I wrote a post this time last year about what I discovered in my native landscape over the course of the year. As we continue to add native plant species, build diversity, and allow our landscape to evolve there’s always something new and different that shares our landscape with us.
2012 was a year of new native bee discoveries. Here are some highlights:
Mining Bees (Andrena spp.)
When the Bloodroot (Sanguinaria canadensis) was flowering in March, many small bees were flying around in the warm afternoon temperatures checking out what the Bloodroot flowers had to offer. The majority of these small bees were Mining Bees (Andrena spp.). A ground nesting species that builds tunnels in open spots in sandy soil.
There are many species of Mining Bees, some are large like the one pictured here, resembling Bumble Bees. This one was visiting Large Flowered Bellwort (Uvularia grandiflora).
Mining Bees were active throughout the spring, visiting many of our native woodland perennials, as well as some early flowering prairie species such as Golden Alexanders (Zizia aurea).
If you have Mining Bees nesting in your landscape, then it’s very likely you will spot a type of Cuckoo Bee (Nomada sp.) flying low to the ground in search of the Mining Bee nests, as well as nectaring on flowers.
Cuckoo Bees don’t have any pollen collecting structures, and they don’t need any because they lay their eggs in the nests of other bees (cleptoparasites) where their eggs hatch, and their larvae kill the host larvae.
In the late spring, I spotted another type of Cuckoo Bee (Sphecodes sp.) with its distinctive red abdomen visiting flowers of our native shrubs, pictured here on Wafer Ash (Ptelea trifoliata). This bee is a cleptoparasite of Sweat Bees (Halictus spp.) which we have documented in our landscape.
Wool Carder Bees (Anthidium sp.)
This bee seemed to specialize on our Spiderwort plants. It buzzes loudly as it flies, and defends its desired plant by flying after other bees who come near. After observing it, I realized it wasn’t as interested in the flowers as it was in the hairs that covered the flower stems and bud. Females would make their way up and down the hairy parts of the plant, chewing off the hairs. They fashion their nest cells with the hairs.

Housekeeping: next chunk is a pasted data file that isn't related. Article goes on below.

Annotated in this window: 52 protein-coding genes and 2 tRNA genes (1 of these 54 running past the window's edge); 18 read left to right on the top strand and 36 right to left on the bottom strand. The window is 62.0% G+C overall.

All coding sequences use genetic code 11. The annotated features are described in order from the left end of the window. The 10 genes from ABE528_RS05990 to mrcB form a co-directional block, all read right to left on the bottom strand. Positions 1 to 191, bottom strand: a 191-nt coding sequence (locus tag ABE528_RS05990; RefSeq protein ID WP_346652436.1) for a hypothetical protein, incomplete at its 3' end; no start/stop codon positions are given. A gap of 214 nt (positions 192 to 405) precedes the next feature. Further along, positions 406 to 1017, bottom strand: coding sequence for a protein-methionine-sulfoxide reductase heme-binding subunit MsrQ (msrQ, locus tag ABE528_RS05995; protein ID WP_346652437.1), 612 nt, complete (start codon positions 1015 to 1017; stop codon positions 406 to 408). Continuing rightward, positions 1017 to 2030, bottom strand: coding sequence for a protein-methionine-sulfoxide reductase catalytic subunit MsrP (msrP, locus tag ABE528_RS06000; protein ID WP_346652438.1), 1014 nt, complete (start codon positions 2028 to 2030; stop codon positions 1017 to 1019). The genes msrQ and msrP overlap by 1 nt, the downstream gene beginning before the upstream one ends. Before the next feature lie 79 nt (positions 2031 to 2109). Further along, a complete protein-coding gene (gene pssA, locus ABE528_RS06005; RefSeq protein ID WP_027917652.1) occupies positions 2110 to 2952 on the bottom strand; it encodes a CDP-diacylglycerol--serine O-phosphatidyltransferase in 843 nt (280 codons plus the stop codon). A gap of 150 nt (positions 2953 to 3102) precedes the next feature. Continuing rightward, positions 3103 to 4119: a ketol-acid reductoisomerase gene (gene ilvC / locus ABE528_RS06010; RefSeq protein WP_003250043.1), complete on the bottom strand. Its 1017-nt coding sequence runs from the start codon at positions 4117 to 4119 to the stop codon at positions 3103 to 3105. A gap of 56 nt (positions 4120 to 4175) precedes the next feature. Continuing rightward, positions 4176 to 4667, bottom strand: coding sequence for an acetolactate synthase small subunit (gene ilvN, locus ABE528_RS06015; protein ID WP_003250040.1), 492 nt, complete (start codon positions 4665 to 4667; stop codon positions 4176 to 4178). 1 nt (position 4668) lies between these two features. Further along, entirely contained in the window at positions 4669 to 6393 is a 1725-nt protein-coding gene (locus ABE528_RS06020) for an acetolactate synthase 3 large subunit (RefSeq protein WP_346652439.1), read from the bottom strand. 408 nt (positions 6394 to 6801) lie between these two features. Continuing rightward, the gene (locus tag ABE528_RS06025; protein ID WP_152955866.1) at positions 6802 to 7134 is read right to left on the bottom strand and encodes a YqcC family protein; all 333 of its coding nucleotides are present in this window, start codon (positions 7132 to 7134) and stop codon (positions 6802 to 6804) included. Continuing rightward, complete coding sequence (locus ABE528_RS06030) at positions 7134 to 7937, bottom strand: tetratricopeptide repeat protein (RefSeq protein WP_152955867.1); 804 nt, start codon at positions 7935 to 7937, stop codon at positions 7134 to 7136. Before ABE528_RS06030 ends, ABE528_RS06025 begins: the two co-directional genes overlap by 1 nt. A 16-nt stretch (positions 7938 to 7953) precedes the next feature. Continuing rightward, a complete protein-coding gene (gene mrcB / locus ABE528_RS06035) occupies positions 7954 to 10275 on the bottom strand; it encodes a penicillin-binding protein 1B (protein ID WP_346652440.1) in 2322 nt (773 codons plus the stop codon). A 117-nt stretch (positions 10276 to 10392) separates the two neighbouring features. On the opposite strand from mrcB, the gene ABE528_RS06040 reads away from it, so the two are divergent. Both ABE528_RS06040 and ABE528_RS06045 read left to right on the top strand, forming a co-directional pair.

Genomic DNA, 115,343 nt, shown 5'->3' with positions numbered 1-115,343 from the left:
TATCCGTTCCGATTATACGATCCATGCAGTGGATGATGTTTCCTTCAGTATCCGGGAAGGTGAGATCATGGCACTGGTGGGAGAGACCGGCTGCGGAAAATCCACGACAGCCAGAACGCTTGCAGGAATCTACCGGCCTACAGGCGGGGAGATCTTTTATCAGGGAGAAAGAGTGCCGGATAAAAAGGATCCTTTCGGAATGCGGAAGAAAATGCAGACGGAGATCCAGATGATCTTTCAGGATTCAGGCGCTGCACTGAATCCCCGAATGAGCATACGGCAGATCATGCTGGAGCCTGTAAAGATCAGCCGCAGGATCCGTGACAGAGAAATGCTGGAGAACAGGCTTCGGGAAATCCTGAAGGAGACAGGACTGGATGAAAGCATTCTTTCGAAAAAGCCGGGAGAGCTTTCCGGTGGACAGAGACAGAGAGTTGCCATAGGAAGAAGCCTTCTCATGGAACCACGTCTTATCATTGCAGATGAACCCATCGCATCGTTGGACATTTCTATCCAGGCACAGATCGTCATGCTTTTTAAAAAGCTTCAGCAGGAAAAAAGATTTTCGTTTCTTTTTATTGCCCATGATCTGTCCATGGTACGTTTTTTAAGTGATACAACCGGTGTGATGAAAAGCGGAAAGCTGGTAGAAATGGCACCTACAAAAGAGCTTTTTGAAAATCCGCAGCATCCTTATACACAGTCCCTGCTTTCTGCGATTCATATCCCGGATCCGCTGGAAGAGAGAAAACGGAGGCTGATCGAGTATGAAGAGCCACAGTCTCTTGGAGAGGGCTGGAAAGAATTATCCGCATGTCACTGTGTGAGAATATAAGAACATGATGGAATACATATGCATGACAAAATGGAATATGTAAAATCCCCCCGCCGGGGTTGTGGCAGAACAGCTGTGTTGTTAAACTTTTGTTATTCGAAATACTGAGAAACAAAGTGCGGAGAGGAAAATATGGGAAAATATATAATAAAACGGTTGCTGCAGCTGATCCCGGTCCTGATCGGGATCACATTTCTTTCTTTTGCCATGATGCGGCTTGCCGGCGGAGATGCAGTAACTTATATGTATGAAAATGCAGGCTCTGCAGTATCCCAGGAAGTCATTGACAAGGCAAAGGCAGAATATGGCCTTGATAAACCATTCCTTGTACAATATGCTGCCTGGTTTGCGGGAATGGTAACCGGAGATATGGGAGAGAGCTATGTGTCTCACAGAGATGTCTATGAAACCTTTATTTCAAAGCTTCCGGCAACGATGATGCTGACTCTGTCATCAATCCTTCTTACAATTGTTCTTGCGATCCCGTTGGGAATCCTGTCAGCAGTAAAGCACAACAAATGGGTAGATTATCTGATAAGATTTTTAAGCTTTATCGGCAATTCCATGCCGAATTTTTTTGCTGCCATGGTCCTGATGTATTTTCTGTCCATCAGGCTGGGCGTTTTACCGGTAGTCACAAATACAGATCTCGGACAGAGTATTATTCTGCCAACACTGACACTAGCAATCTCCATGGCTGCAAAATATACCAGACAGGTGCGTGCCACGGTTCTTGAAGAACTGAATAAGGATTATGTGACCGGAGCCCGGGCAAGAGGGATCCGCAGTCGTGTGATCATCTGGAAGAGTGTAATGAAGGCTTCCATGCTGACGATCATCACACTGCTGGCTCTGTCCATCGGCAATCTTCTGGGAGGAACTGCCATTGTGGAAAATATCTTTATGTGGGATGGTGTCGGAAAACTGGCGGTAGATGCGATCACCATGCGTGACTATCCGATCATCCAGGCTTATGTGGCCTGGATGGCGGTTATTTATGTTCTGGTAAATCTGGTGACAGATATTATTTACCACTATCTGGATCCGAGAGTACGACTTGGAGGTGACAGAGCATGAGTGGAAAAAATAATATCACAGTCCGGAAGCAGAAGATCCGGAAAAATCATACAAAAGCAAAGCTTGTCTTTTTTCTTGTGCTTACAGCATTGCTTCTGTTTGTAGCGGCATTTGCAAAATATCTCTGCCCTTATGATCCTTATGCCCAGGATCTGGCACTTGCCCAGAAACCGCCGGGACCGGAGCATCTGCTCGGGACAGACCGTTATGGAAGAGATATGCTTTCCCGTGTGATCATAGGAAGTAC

Bumble Bee on Hairy Penstemon (Penstemon hirsutus)
The amazing relationship between native plants and native bees is so apparent when you watch who attempts to climb up the narrow tubular flower of Hairy Penstemon. This smaller Bumble Bee species was the only observed successful candidate, fitting the flower like a ‘glove’.
I have photographed many leafcutter bees on our native plants, but this was the first time I caught a female making leaf cuts from our Great St. John’s Wort (Hypericum pyramidatum) leaves.
Females have large mandibles that they use to cut leaf pieces in ovals or circles. They use these leaf pieces to divide their brood cells in the above ground cavity nests.
More Cuckoo Bees
It was no surprise to read about this newly discovered Cuckoo Bee (Coelioxys sp.), they are cleptoparasites of Leafcutter Bees. Females have a sharp point on the end of their abdomen that they use to pierce through the Leafcutter Bee cells to lay their eggs.
In the late summer, another Cuckoo Bee (Triepeolus sp.) nectaring on Cup Plant (Silphium perfoliatum) in our rain garden. Distinctively colored with black and white markings and bright orange legs. This Cuckoo Bee is a cleptoparasite of Long Horned Bees.
NEW BUMBLE BEE DISCOVERIES
Perplexing Bumble Bee (Bombus perplexus)
This bright yellow bumble bee with a white bottom segment was spotted on Wild Bergamot (Monarda fistulosa).
Rusty Patched Bumble Bee (Bombus affinis)
This was an extremely exciting discovery, as this bumble bee is listed as a species in decline by the Xerces Society. The Xerces Society likes to receive reports of an sightings of the bumble bees in decline. Check which species are in decline in your area.
Two of my friends with native plant gardens also documented the Rusty Patched Bumble Bee in their landscape.
Mining Bees (Andrena sp.)
I thought Mining Bees were a spring phenomenon but I started to see some on our prairies natives in late summer including Stiff Goldenrod (Solidago rigida). After doing some further reading, many of the Mining Bees in late summer specialize on Aster and Goldenrod species.
What new discoveries did you make in your landscape this year?
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